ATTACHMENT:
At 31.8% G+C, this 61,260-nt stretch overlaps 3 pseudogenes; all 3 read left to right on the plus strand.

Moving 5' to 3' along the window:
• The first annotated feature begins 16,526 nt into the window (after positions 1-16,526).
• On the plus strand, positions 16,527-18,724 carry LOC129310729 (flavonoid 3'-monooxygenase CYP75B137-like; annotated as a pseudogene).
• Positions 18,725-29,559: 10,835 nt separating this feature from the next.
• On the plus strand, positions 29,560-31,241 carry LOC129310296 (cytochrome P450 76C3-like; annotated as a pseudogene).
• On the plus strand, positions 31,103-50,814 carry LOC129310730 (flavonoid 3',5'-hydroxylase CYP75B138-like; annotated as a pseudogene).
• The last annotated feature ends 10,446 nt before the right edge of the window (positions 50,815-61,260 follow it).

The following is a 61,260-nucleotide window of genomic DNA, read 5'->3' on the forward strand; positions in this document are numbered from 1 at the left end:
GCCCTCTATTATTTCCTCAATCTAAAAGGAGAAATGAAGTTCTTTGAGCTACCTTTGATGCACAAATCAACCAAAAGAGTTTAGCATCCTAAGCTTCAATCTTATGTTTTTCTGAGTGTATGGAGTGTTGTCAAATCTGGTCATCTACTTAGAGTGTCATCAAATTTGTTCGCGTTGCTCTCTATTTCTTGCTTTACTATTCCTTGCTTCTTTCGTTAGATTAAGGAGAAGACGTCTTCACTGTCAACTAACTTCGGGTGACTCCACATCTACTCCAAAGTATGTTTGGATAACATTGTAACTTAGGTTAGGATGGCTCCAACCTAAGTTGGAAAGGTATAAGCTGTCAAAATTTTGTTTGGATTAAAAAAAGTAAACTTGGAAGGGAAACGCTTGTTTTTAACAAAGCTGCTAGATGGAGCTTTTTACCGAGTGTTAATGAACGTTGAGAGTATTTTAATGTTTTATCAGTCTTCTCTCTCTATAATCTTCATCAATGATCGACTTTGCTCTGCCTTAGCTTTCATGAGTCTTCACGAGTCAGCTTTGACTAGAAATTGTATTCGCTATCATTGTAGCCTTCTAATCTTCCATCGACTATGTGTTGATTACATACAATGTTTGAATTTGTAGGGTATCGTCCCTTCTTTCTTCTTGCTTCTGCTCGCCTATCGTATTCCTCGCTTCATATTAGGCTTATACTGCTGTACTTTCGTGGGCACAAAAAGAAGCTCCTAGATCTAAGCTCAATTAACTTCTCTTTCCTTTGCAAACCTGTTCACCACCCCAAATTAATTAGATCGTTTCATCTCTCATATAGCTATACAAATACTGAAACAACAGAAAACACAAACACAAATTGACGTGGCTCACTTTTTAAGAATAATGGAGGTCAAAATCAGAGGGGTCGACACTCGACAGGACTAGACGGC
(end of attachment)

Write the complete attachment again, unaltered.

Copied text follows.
At 31.8% G+C, this 61,260-nt stretch overlaps 3 pseudogenes; all 3 read left to right on the plus strand.

Moving 5' to 3' along the window:
• The first annotated feature begins 16,526 nt into the window (after positions 1-16,526).
• On the plus strand, positions 16,527-18,724 carry LOC129310729 (flavonoid 3'-monooxygenase CYP75B137-like; annotated as a pseudogene).
• Positions 18,725-29,559: 10,835 nt separating this feature from the next.
• On the plus strand, positions 29,560-31,241 carry LOC129310296 (cytochrome P450 76C3-like; annotated as a pseudogene).
• On the plus strand, positions 31,103-50,814 carry LOC129310730 (flavonoid 3',5'-hydroxylase CYP75B138-like; annotated as a pseudogene).
• The last annotated feature ends 10,446 nt before the right edge of the window (positions 50,815-61,260 follow it).

The following is a 61,260-nucleotide window of genomic DNA, read 5'->3' on the forward strand; positions in this document are numbered from 1 at the left end:
GCCCTCTATTATTTCCTCAATCTAAAAGGAGAAATGAAGTTCTTTGAGCTACCTTTGATGCACAAATCAACCAAAAGAGTTTAGCATCCTAAGCTTCAATCTTATGTTTTTCTGAGTGTATGGAGTGTTGTCAAATCTGGTCATCTACTTAGAGTGTCATCAAATTTGTTCGCGTTGCTCTCTATTTCTTGCTTTACTATTCCTTGCTTCTTTCGTTAGATTAAGGAGAAGACGTCTTCACTGTCAACTAACTTCGGGTGACTCCACATCTACTCCAAAGTATGTTTGGATAACATTGTAACTTAGGTTAGGATGGCTCCAACCTAAGTTGGAAAGGTATAAGCTGTCAAAATTTTGTTTGGATTAAAAAAAGTAAACTTGGAAGGGAAACGCTTGTTTTTAACAAAGCTGCTAGATGGAGCTTTTTACCGAGTGTTAATGAACGTTGAGAGTATTTTAATGTTTTATCAGTCTTCTCTCTCTATAATCTTCATCAATGATCGACTTTGCTCTGCCTTAGCTTTCATGAGTCTTCACGAGTCAGCTTTGACTAGAAATTGTATTCGCTATCATTGTAGCCTTCTAATCTTCCATCGACTATGTGTTGATTACATACAATGTTTGAATTTGTAGGGTATCGTCCCTTCTTTCTTCTTGCTTCTGCTCGCCTATCGTATTCCTCGCTTCATATTAGGCTTATACTGCTGTACTTTCGTGGGCACAAAAAGAAGCTCCTAGATCTAAGCTCAATTAACTTCTCTTTCCTTTGCAAACCTGTTCACCACCCCAAATTAATTAGATCGTTTCATCTCTCATATAGCTATACAAATACTGAAACAACAGAAAACACAAACACAAATTGACGTGGCTCACTTTTTAAGAATAATGGAGGTCAAAATCAGAGGGGTCGACACTCGACAGGACTAGACGGC